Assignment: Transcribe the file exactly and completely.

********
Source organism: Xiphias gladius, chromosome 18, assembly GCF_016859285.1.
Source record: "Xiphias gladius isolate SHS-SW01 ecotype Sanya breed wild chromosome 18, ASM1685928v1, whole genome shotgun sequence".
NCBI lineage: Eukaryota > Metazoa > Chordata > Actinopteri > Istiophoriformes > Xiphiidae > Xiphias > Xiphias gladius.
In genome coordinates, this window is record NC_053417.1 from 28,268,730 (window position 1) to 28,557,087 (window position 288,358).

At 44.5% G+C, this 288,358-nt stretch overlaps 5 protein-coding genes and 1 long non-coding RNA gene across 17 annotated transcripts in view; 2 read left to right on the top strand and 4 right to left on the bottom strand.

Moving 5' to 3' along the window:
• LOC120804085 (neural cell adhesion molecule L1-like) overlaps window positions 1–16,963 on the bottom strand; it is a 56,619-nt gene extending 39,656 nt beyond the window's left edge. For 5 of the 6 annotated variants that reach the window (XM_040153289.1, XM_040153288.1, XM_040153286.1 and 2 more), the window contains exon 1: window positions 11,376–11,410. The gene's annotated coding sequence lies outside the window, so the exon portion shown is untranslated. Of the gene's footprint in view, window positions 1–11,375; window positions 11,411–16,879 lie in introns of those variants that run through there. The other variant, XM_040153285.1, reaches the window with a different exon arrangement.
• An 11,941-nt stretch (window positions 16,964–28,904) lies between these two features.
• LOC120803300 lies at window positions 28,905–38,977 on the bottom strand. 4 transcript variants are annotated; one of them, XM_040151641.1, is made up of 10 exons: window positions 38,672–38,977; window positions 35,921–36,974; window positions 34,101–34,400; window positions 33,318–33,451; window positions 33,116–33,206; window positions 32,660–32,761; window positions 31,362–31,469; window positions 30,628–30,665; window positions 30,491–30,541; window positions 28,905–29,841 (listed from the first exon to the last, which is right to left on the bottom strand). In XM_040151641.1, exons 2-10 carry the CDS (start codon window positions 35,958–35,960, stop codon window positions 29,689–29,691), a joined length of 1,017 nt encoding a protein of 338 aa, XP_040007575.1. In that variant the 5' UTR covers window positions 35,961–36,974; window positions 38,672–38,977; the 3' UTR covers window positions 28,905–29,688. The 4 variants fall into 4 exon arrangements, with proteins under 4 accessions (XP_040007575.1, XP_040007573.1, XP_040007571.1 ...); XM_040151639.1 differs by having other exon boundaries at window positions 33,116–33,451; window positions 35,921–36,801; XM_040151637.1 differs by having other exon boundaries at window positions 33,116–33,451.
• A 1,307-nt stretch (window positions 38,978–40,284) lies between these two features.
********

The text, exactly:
Source organism: Xiphias gladius, chromosome 18, assembly GCF_016859285.1.
Source record: "Xiphias gladius isolate SHS-SW01 ecotype Sanya breed wild chromosome 18, ASM1685928v1, whole genome shotgun sequence".
NCBI lineage: Eukaryota > Metazoa > Chordata > Actinopteri > Istiophoriformes > Xiphiidae > Xiphias > Xiphias gladius.
In genome coordinates, this window is record NC_053417.1 from 28,268,730 (window position 1) to 28,557,087 (window position 288,358).

At 44.5% G+C, this 288,358-nt stretch overlaps 5 protein-coding genes and 1 long non-coding RNA gene across 17 annotated transcripts in view; 2 read left to right on the top strand and 4 right to left on the bottom strand.

Moving 5' to 3' along the window:
• LOC120804085 (neural cell adhesion molecule L1-like) overlaps window positions 1–16,963 on the bottom strand; it is a 56,619-nt gene extending 39,656 nt beyond the window's left edge. For 5 of the 6 annotated variants that reach the window (XM_040153289.1, XM_040153288.1, XM_040153286.1 and 2 more), the window contains exon 1: window positions 11,376–11,410. The gene's annotated coding sequence lies outside the window, so the exon portion shown is untranslated. Of the gene's footprint in view, window positions 1–11,375; window positions 11,411–16,879 lie in introns of those variants that run through there. The other variant, XM_040153285.1, reaches the window with a different exon arrangement.
• An 11,941-nt stretch (window positions 16,964–28,904) lies between these two features.
• LOC120803300 lies at window positions 28,905–38,977 on the bottom strand. 4 transcript variants are annotated; one of them, XM_040151641.1, is made up of 10 exons: window positions 38,672–38,977; window positions 35,921–36,974; window positions 34,101–34,400; window positions 33,318–33,451; window positions 33,116–33,206; window positions 32,660–32,761; window positions 31,362–31,469; window positions 30,628–30,665; window positions 30,491–30,541; window positions 28,905–29,841 (listed from the first exon to the last, which is right to left on the bottom strand). In XM_040151641.1, exons 2-10 carry the CDS (start codon window positions 35,958–35,960, stop codon window positions 29,689–29,691), a joined length of 1,017 nt encoding a protein of 338 aa, XP_040007575.1. In that variant the 5' UTR covers window positions 35,961–36,974; window positions 38,672–38,977; the 3' UTR covers window positions 28,905–29,688. The 4 variants fall into 4 exon arrangements, with proteins under 4 accessions (XP_040007575.1, XP_040007573.1, XP_040007571.1 ...); XM_040151639.1 differs by having other exon boundaries at window positions 33,116–33,451; window positions 35,921–36,801; XM_040151637.1 differs by having other exon boundaries at window positions 33,116–33,451.
• A 1,307-nt stretch (window positions 38,978–40,284) lies between these two features.